The Great Barrier Reef can no longer be saved

  • Written by 
Rate this item
(0 votes)
The Great Barrier Reef The Great Barrier Reef Screenshot/Youtube

The damage to the Great Barrier Reef off the coast of Australia has suffered is irreversible and it can no longer be saved, experts say.

In a study conducted in 2016 by the Arc Centre of Excellence, scientists have confirmed the largest die-off of corals ever recorded on the Reef.

Areas surveyed last year found nearly 95  % of bleach damage, while the worst affected area, a 700 km swath of reefs in the northern region, has lost an average of 67 per cent of its shallow-water corals.

Professor Terry Hughes, Director of the ARC Centre of Excellence for Coral Reef Studies, who undertook aerial surveys in both 2016 and 2017, said rising temperatures is the number one threat.“The bleaching is caused by record-breaking temperatures driven by global warming," he said. "This year, 2017, we are seeing mass bleaching, even without the assistance of El Niño conditions.”


Bleaching occurs when water is too warm causing corals to expel the algae living in their tissues, causing the coral to turn white. Although corals can survive a bleaching event, they are more vulnerable to destruction. Experts say that while it takes at least a decade for even the fastest growing corals to fully recover, repeated bleaching can cause irreversible damage. 

"Mass bleaching events 12 months apart offer zero prospect of recovery for reefs that were damaged in 2016," the experts from Arc say. Four bleaching events have occurred in 1998, 2002, 2016, and now in 2017. 

With climate change set to continue, the concern around the future of one of the natural wonders of the world is growing.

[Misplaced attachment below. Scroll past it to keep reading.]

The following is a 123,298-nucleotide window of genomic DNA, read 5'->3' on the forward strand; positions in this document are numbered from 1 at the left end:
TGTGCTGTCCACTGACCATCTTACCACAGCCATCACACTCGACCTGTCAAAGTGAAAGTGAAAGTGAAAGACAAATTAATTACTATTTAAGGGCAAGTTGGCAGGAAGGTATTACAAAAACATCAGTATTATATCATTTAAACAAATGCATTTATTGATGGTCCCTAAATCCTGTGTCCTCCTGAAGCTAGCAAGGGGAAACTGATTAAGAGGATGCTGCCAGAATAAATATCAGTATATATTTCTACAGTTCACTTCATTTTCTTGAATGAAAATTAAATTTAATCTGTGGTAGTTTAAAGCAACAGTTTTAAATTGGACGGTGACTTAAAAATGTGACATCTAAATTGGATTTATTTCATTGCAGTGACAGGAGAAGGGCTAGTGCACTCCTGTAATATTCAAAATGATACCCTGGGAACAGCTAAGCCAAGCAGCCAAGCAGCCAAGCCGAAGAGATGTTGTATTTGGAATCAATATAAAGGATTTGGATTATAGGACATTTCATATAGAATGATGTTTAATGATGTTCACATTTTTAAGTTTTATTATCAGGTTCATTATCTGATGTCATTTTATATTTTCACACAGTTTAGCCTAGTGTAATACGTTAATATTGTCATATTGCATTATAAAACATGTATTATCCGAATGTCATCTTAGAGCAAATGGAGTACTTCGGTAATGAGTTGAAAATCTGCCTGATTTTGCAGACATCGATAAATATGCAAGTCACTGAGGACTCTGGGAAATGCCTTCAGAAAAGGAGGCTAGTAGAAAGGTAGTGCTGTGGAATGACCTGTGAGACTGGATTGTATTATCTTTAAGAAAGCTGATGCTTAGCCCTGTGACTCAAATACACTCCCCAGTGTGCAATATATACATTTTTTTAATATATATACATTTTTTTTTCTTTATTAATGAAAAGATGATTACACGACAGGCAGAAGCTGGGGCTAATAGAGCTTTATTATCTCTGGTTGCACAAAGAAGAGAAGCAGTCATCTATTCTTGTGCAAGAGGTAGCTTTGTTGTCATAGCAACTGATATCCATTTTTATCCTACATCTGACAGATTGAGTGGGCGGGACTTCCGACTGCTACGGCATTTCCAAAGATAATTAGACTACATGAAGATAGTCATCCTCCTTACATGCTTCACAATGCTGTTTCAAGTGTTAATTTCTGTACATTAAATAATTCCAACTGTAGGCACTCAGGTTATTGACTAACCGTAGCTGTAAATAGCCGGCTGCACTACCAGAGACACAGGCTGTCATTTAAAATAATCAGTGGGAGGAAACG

“As temperatures continue to rise the corals will experience more and more of these events: 1°C of warming so far has already caused four events in the past 19 years,” Prof Hughes said.

Experts are now campaigning to put a stop to the damage before its too late.

The Reef 2050 Long-Term Sustainability Plan was introduced in 2015 by the Australian and Queensland governments with the aim to protect the Great Barrier Reef, which is home to a variety of species of plants and fish and is one of the best managed marine ecosystems in the world.

Earlier this month, an independent expert panel from the trust raised their concern about the Reef, reporting that coral bleaching since early 2016 has changed the area fundamentally.

“Members agreed that in our lifetime and on our watch, substantial areas of the Great Barrier Reef and the surrounding ecosystems are experiencing major long-term damage which may be irreversible unless action is taken now," they concluded.

Both the panel and Prof. Hughes agree that a key solution lies in reducing emissions of greenhouse gases.

“Ultimately, we need to cut carbon emissions, and the window to do so is rapidly closing,” he said.

Being under such serious threat, the Reef may soon be listed as a “World Heritage Site in danger," a status the Australian government has been fighting for years.

While great concern remains about its future, the Reef 2050 panel agreed that "hope still remains for maintaining ecological function over the coming decades."



BackPackers Post